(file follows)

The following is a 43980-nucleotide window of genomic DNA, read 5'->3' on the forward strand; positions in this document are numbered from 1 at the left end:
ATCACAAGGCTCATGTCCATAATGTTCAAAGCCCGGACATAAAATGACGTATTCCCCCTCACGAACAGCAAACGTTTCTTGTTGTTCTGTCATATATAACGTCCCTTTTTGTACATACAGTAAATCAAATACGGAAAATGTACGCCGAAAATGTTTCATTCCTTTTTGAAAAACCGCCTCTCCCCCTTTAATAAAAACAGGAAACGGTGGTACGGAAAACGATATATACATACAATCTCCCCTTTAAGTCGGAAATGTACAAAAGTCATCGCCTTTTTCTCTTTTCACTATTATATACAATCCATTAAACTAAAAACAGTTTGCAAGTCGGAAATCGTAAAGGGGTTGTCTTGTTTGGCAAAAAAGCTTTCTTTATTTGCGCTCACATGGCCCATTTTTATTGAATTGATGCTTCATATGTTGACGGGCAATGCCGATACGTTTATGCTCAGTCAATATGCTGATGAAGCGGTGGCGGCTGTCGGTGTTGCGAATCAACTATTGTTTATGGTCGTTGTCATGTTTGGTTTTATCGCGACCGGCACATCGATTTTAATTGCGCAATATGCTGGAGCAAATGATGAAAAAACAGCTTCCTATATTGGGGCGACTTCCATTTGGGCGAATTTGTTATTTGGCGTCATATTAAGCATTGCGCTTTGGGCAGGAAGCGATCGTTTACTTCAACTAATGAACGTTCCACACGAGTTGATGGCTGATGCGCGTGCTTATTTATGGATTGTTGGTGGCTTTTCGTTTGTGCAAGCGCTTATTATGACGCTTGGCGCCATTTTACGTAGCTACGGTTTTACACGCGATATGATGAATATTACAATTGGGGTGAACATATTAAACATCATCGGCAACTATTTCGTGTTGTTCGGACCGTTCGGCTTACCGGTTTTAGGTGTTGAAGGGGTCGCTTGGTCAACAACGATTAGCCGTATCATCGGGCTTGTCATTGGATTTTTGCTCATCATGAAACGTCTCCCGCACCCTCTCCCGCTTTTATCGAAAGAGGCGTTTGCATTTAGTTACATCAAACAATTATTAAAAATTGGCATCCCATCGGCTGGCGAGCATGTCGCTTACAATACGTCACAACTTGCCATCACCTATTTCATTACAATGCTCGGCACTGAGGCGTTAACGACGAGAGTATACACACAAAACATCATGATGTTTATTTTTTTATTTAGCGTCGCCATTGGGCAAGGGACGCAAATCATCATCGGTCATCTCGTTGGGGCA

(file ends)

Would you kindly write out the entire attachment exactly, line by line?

The following is a 43980-nucleotide window of genomic DNA, read 5'->3' on the forward strand; positions in this document are numbered from 1 at the left end:
ATCACAAGGCTCATGTCCATAATGTTCAAAGCCCGGACATAAAATGACGTATTCCCCCTCACGAACAGCAAACGTTTCTTGTTGTTCTGTCATATATAACGTCCCTTTTTGTACATACAGTAAATCAAATACGGAAAATGTACGCCGAAAATGTTTCATTCCTTTTTGAAAAACCGCCTCTCCCCCTTTAATAAAAACAGGAAACGGTGGTACGGAAAACGATATATACATACAATCTCCCCTTTAAGTCGGAAATGTACAAAAGTCATCGCCTTTTTCTCTTTTCACTATTATATACAATCCATTAAACTAAAAACAGTTTGCAAGTCGGAAATCGTAAAGGGGTTGTCTTGTTTGGCAAAAAAGCTTTCTTTATTTGCGCTCACATGGCCCATTTTTATTGAATTGATGCTTCATATGTTGACGGGCAATGCCGATACGTTTATGCTCAGTCAATATGCTGATGAAGCGGTGGCGGCTGTCGGTGTTGCGAATCAACTATTGTTTATGGTCGTTGTCATGTTTGGTTTTATCGCGACCGGCACATCGATTTTAATTGCGCAATATGCTGGAGCAAATGATGAAAAAACAGCTTCCTATATTGGGGCGACTTCCATTTGGGCGAATTTGTTATTTGGCGTCATATTAAGCATTGCGCTTTGGGCAGGAAGCGATCGTTTACTTCAACTAATGAACGTTCCACACGAGTTGATGGCTGATGCGCGTGCTTATTTATGGATTGTTGGTGGCTTTTCGTTTGTGCAAGCGCTTATTATGACGCTTGGCGCCATTTTACGTAGCTACGGTTTTACACGCGATATGATGAATATTACAATTGGGGTGAACATATTAAACATCATCGGCAACTATTTCGTGTTGTTCGGACCGTTCGGCTTACCGGTTTTAGGTGTTGAAGGGGTCGCTTGGTCAACAACGATTAGCCGTATCATCGGGCTTGTCATTGGATTTTTGCTCATCATGAAACGTCTCCCGCACCCTCTCCCGCTTTTATCGAAAGAGGCGTTTGCATTTAGTTACATCAAACAATTATTAAAAATTGGCATCCCATCGGCTGGCGAGCATGTCGCTTACAATACGTCACAACTTGCCATCACCTATTTCATTACAATGCTCGGCACTGAGGCGTTAACGACGAGAGTATACACACAAAACATCATGATGTTTATTTTTTTATTTAGCGTCGCCATTGGGCAAGGGACGCAAATCATCATCGGTCATCTCGTTGGGGCA